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Condom critics ill-informed, says NZAF

May 15, 2006

Condom critics ill-informed, says NZAF

Claims from a fringe group that condoms are unsafe are ill-informed, irresponsible, and not to be taken seriously, says the New Zealand AIDS Foundation.

The Society for the Promotion of Community Standards (SPCS) last week issued a press release claiming NZAF was “socially irresponsible, if not criminal” for advocating the use of condoms to prevent the transmission of HIV between men who have sex with men.

The conclusions SPCS draw about HIV transmission are ill-informed and erroneous. The SPCS solution to the problem of HIV - abstinence - is unrealistic and indicative of a failed anti-sex approach to health promotion. The vast majority of adults in this country are sexually active, and sexual activity is a perfectly natural and healthy part of being human.

Research has clearly shown us that abstinence-based prevention programmes do not work. A recent study at Harvard University of adolescents who signed “virginity pledges” found that 52 percent of those surveyed had sex within a year of signing their pledge. [1]

Let’s be clear: sex is not the problem. Unsafe sex is. The chances of a man contracting HIV through receptive anal sex with another man when a condom is used is roughly 1 in 4,000 [2] (not 1 in 1,000 as SPCS claimed), and only then through condom breakage.

Over the last fifteen years, studies carried out in Europe, Asia and sub-Saharan Africa (where HIV incidence is highest) financed by the European Commission have all confirmed the effectiveness of condoms as prevention against HIV. When used properly, the efficacy rate is close to 100%.

By comparison, the Ministry of Transport estimates that seat belts reduce the risk of death in a car crash by around 40%. [3] Though driving with a seatbelt still presents some risk of harm, is anyone seriously suggesting abstaining from car travel?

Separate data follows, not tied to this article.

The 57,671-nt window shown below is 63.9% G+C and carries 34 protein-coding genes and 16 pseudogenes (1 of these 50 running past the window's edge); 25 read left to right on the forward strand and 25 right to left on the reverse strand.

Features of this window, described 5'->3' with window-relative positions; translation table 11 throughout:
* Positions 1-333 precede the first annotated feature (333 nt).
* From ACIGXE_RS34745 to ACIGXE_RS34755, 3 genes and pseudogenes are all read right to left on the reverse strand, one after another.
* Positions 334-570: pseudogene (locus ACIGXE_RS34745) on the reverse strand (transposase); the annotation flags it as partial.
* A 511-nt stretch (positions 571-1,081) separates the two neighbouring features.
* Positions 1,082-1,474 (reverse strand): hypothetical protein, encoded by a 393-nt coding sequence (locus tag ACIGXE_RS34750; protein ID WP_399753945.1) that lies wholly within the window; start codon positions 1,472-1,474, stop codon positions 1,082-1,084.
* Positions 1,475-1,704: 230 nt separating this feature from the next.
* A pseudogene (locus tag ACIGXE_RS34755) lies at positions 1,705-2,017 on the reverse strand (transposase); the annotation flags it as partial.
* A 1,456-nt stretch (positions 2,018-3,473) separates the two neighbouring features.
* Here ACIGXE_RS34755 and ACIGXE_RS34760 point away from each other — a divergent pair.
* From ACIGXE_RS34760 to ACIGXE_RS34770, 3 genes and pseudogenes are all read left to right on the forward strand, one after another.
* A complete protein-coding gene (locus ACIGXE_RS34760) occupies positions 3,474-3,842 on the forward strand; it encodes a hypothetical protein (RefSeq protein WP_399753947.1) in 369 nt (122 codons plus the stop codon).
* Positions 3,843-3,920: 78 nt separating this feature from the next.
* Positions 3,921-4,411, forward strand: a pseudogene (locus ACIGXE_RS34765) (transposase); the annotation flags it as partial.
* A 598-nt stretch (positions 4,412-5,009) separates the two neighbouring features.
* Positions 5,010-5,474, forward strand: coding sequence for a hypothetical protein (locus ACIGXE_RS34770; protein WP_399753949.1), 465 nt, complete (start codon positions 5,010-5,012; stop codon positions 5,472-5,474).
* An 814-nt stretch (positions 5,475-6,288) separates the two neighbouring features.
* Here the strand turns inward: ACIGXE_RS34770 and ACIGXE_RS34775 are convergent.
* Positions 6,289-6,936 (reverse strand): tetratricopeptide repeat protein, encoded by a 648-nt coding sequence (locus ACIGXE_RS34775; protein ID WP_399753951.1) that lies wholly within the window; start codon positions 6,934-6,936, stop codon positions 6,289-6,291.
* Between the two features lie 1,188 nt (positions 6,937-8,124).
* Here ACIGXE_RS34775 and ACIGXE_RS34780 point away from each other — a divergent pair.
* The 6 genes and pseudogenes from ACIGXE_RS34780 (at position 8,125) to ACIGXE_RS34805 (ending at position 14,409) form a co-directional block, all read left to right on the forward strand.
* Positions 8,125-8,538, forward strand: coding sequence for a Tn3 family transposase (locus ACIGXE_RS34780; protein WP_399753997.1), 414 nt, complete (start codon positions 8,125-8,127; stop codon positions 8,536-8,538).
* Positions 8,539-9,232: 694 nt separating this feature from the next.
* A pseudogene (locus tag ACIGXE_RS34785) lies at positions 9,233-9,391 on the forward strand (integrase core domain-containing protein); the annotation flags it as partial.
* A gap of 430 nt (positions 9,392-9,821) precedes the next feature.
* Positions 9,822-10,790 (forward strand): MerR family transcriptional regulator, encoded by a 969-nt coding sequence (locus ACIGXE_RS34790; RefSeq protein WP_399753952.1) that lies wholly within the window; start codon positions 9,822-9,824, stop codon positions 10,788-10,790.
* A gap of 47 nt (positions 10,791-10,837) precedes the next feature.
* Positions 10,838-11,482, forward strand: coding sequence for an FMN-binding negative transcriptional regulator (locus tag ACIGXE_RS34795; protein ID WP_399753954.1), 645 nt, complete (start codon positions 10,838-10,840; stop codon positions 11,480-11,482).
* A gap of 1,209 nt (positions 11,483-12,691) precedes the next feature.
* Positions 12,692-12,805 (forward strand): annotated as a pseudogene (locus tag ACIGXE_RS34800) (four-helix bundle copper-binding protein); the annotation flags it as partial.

Condoms are, by far, still the best protection we have against transmission of HIV. Gay and bisexual men will engage in anal sex whether society approves or not - it is our job at NZAF to encourage them to do so safely.

In an age where even the Vatican is beginning to recognise the efficacy of condoms in protecting against HIV, it’s time for the hysteria and misinformation from self-appointed authorities to end - in the interests of saving lives.

REFERENCES:

[1] Harvard School of Public Health researcher Janet Rosenbaum’s analysis of the National Longitudinal Study of Adolescent Health, a survey conducted by the National Institute of Child Health and Human Development in the United States. 14,000 survey subjects, ages 12-18, were interviewed in 1995 and re-interviewed in 1996 and 2001.

[2] Varghese, B., Maher, J., Peterman, T., Branson, B., and Steketee, R. (2002). Reducing the risk of sexual HIV transmission: Quantifying the per-act risk for HIV on the basis of choice of partner, sex act, and condom use. Sexually Transmitted Diseases, 29:38-43. [as used by the Centers for Disease Control and Prevention]

[3] Ministry of Transport - figure is an approximate based on the published results of a number of different overseas studies, and is an average over all types of crashes.

ENDS

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